Now what is arm drag?  Arm drag occurs throughout any pitcher’s motion and is unavoidable to a certain degree, but it should be limited as much as possible.  This is a still shot of what I’m talking about when describing arm drag:

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I’m in pain just looking at this picture

And arm drag is a UCL’s worst nightmare.  But Cease’ arm drag was over exaggerated because of the aforementioned issues at the start of his delivery as and before the ball was being throw.

But that doesn’t matter; a UCL tear is far from a death sentence anymore.  In fact, organizations have had pitchers get TJS when not completely necessary just to get out of the way.  Often times pitchers will come back physically stronger after it than prior to the surgery.

Which is exactly what happened with Cease.  Here’s a GIF of Cease in 2018 in AA Birmingham:

Better… but still not good.  Dylan Cease was currently ranked as the 25 overall prospect in baseball and 5th overall RHP:

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And it’s all due in part to his ceiling and projectability.  Here are his scouting grades, also per MLB Pipeline:

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When you pair a 95+ MPH fastball with the best curveball in MiLB and a good pitcher’s frame, you’re gonna be held in high regard.  But one thing all of these click bait-y prospect rankings lists don’t take into account with pitchers is their durability, or a pitcher’s ability to throw every 5 days without concern for health.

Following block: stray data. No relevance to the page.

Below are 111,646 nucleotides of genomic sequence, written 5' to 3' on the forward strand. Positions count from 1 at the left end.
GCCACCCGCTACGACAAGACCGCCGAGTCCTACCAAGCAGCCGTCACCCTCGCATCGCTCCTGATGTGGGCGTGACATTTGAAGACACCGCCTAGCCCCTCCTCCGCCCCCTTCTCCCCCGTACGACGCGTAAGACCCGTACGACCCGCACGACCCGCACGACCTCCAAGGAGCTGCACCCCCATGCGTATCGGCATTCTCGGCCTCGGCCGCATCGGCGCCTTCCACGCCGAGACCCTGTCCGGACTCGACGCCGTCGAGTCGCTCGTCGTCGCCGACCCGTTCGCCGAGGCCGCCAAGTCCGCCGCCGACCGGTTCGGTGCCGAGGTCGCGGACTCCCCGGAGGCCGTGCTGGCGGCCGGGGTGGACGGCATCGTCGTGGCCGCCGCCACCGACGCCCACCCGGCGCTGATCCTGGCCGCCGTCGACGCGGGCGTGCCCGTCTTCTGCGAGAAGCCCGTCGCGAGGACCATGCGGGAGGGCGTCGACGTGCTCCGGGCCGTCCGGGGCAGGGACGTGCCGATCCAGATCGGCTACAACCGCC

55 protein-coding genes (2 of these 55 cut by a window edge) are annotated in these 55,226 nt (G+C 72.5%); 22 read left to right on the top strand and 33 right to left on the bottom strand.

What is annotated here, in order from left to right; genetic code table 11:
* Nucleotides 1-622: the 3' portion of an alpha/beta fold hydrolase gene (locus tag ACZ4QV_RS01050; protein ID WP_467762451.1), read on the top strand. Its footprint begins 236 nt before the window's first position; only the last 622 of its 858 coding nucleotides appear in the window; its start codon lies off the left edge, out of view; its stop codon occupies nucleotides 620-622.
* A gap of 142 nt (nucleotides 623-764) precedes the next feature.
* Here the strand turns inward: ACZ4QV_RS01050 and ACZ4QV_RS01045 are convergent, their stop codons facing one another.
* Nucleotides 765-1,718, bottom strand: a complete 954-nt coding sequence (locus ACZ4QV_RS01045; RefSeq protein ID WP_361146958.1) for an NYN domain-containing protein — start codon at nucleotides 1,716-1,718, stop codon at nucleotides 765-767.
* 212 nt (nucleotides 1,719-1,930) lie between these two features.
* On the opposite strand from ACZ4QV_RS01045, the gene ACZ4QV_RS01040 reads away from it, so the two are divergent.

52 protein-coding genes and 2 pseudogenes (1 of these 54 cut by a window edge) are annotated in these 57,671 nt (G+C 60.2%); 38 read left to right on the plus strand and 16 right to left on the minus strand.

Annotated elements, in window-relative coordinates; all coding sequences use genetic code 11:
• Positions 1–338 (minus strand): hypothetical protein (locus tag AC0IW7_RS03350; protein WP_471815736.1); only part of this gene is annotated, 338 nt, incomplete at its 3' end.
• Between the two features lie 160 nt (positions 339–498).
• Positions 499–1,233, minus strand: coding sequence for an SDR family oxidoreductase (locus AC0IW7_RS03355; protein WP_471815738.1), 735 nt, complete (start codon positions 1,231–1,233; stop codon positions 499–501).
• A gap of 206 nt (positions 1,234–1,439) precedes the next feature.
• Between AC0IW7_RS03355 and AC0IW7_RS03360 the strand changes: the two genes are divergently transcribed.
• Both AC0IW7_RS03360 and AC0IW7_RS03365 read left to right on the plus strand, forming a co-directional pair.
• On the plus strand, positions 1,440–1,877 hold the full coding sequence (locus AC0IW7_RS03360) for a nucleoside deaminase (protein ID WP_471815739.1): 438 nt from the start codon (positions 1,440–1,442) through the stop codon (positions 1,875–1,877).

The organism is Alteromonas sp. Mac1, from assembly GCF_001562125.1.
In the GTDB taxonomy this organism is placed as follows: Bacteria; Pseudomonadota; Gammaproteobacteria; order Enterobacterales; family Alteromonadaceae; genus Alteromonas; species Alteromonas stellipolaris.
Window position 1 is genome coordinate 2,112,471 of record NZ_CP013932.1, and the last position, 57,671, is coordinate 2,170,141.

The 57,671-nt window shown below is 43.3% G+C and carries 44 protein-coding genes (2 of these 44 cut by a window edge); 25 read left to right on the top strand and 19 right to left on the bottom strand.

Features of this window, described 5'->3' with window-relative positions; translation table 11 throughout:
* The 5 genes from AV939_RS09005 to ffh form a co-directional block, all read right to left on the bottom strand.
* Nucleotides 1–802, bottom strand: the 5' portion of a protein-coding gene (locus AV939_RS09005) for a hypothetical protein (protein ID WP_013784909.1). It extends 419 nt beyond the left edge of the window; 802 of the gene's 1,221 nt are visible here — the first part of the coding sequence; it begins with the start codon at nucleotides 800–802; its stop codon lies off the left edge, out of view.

And that’s Cease’ biggest question.  Last year was his first “full” year as a pro after his TJS.  He was named MiLB’s pitcher of the year, and threw up this stat line:

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Awesome.  But personally, I keep thinking back to his tape and mechanics.  A pitcher with proper mechanics finishes like this:

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But Cease doesn’t do so yet.  Notice how Randy Johnson’s glove is tucked to his chest after the ball is released.  This keeps his throwing shoulder closed, keeps him directional towards home plate, and helps reduce arm drag.  Cease, on the other hand, finishes like this:

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His glove side is extremely weak and is still flying open. This is something he has to cleaned up to address his durability concerns.  Which brings us back to the original thesis of this blog:


He needs to repeat a more closed off motion every single pitch. Like Randy Johnson does in the aforementioned still shot. In other words, he needs to develop muscle memory with so he 1. alleviates health and durability issues and 2. alleviates command issues.  If he takes care of #1, number 2 will follow suit.

Cease has a 1 in a million arm.  95-97 MPH with life, a devastating hook, and the ability to throw a wipe out changeup.  Should he put together this arsenal of pitches with a repeatable, smoother motion he has the ceiling of an ace.  If he doesn’t, the floor of a high leverage reliever with continued health concerns.

I expect Cease to follow the Kopech path to the Show this year.  He dominated Birmingham last year, but it’s a notorious pitcher’s park.  Should he dominate in Charlotte, a notorious hitter’s park, I wouldn’t be surprised if he sees Chicago sooner than later, so long as he cleans up his mechanics just a touch more.  He’s on the right path, but there is still work that needs to be done.